Athletes have long held a mythical foothold in the public imagination as superhumans with quick instincts, confidence, and grace. And since nearly the dawn of photography, we’ve taken to immortalizing their images. “Sports photography is really about capturing the body in motion, and for much of art history, artists got it wrong,” says curator and photography expert Gail Buckland. “Until, that is, photography started to help to define and explain how the body moves. Sports photographers have to stop the body in motion, and they have pushed camera technology forward probably more than any other group.”
So while athletes have attracted the likes of Richard Avedon and Andy Warhol, the field of photography is indebted to photographers who have worked to advance technology in order to capture sports. Take, for example, 19th-century masters Eadweard Muybridge and Étienne-Jules Marey, who used pioneering methods to achieve faster shutter speeds; or LIFE magazine photojournalist George Silk, who developed a portable photo-finish camera, allowing for greater access and dynamism; or Sports Illustrated photographer Heinz Kluetmeier, who used cutting-edge technology to capture the first images from the bottom of an Olympic swimming pool. “Now you have photographers setting up their cameras at the Olympics two weeks before the games start; they’re using very sophisticated new technologies,” Buckland says. “During the winter Olympics they used drones to follow skiers down hills; and now with GoPros, anybody can shoot their own athletic adventures. But the story starts in the 19th century.”
A new exhibition at the Brooklyn Museum, “Who Shot Sports: A Photographic History, 1843 to the Present,” curated by Buckland and debuting alongside a book she wrote of the same name, reflects on the history of sports photography with unprecedented rigor and expansiveness—from a posed portrait of a 19th-century badminton player to Serena Williams tearing through the air at the 2004 French Open. Acclaimed fine art photographers, from Avedon to Rineke Dijkstra, are shown alongside highly skilled photojournalists. “In the sports world, except for maybe Walter Iooss and Neil Leifer, most people don’t recognize the names of the photographers, even when their photographs are very famous,” says Buckland. “It’s a story that isn’t about who scored the touchdown or who jumped the highest to make the best shot, but about the image of sports. And the really committed photographer understands what it takes to make a picture that lasts through time.” Below, we share the stories behind eight of the dozens of photographs included in the book and exhibition, a tiny fraction of the rich interwoven history of photography and sports.
David Octavius Hill and Robert Adamson, Mr. Laing or Laine, 1843
“The portrait of Mr. Laing or Laine as a badminton player is a wonderful beginning to the story of sport photography,” Buckland writes in the book. This, the earliest photograph in “Who Shot Sports,” is the work of Hill and Adamson, regarded by Buckland as the greatest practitioners of the calotype—“a paper negative that was ‘developed’ after a short exposure”—which was invented by William Henry Fox Talbot in 1840. She notes that this photograph, one of a series of nine owned by the Scottish National Library of Mr. Laing or Laine in various environments, picturing him posed with his badminton racquet and dressed for the sport, is among the most dynamic of the group. “There’s something about when you see yourself as an athlete; there’s an energy that is projected,” she says.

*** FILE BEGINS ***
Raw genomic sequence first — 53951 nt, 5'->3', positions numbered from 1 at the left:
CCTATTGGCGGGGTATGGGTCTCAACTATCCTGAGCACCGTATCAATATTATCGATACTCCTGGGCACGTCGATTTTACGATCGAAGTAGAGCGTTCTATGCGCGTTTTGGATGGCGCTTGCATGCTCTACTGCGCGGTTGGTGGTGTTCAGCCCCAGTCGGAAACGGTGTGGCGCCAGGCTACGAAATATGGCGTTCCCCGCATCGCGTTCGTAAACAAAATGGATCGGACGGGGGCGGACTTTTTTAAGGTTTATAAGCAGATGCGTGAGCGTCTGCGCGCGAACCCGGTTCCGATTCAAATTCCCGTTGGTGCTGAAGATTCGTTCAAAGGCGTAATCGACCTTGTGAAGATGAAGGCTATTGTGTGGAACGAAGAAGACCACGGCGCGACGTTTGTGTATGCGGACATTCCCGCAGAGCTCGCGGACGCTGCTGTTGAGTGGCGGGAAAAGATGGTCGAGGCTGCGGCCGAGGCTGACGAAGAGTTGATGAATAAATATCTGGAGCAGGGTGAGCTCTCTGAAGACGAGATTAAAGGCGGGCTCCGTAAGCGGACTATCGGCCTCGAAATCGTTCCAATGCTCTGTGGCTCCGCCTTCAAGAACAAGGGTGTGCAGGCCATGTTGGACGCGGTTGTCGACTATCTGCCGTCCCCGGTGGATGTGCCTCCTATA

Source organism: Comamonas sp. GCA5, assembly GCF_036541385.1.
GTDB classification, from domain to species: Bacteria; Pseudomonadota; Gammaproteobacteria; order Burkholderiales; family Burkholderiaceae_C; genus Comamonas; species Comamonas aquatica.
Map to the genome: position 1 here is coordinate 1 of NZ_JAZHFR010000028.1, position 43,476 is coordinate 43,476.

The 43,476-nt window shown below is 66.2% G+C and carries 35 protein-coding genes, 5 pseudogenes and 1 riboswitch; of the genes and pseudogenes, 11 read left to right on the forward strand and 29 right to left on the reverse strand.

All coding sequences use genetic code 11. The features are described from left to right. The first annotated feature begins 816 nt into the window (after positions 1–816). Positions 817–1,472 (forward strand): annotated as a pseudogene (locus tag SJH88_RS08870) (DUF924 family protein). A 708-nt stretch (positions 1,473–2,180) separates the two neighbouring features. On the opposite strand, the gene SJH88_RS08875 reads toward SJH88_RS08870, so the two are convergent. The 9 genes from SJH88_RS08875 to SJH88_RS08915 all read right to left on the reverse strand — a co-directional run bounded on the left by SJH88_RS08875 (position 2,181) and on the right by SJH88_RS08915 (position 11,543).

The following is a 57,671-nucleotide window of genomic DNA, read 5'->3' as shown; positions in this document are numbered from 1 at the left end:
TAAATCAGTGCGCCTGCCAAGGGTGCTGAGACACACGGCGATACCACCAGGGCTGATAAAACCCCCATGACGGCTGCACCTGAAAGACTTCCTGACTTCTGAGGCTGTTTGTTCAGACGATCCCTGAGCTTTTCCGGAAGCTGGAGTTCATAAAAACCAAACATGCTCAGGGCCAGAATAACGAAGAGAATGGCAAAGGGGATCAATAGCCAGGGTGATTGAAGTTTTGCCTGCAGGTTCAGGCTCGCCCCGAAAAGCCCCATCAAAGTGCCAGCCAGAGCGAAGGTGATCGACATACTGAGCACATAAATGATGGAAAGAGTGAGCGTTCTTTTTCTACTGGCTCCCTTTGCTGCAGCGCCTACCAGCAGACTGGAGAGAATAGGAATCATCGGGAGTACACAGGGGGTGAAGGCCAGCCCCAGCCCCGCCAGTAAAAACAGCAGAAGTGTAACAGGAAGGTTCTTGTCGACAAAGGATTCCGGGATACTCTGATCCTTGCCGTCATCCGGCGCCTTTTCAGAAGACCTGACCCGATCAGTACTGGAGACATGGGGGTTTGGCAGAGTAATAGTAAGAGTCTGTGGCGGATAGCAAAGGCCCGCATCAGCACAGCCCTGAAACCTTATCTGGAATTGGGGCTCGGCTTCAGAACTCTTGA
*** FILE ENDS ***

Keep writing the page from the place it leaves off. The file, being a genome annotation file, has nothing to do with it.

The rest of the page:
Andy Warhol, Pelé, 1977
“Artists love photographing athletes because they are responsive with their whole bodies,” Buckland notes. That may explain why, in 1977, Warhol captured a series of Polaroids of celebrity athletes. “These were important studies,” says Buckland. “Warhol himself didn’t know much about sports, but he worked with a collector, Richard Weisman, who was very knowledgable; between the two of them, they got all the major athletes.” Weisman commissioned the series and helped Warhol target a list of top athletes. They visited the athletes in their homes or invited them to Warhol’s studio, where he would pose them, add sports equipment, and choose their outfits. In addition to the legendary mononymous Brazilian soccer star, Pelé, pictured here, the series includes Chris Evert, O.J. Simpson, John McEnroe, Dorothy Hamill, Wayne Gretzky, and Jack Nicklaus, among others. “Warhol’s portraits prove athletes are much less comfortable engaged in a visual dialogue where the the attention is on their face,” Buckland writes. These Polaroids resurfaced later in Warhol’s career as silkscreen paintings in explosive colors.
Robert Riger, The Golden Arm, Johnny Unitas, 1958
“You are in the position for the picture you want,” Riger told Buckland, “because in your conceptual design of the action, balanced with the style and skill of the athlete at that moment of the game, there is only one position. Yours.” Major photography curators, football players, and coaches have long sung Riger’s praises—including John Szarkowski of MoMA, Hugh Edwards of the Art Institute of Chicago (who curated three shows of Riger’s work at the museum in the 1960s and ’70s), Vince Lombardi, and Johnny Unitas (pictured above). Riger began his career as an illustrator; in 1954, the year that Sports Illustrated was established, the magazine hired him on retainer as a freelance artist. “He started using photography in the ’50s just to help with his drawings,” Buckland notes. “In his day, he was probably considered the best sports photographer.” Between 1950 and 1994, he took over 90,000 photographs, cycling through eight cameras as technology improved.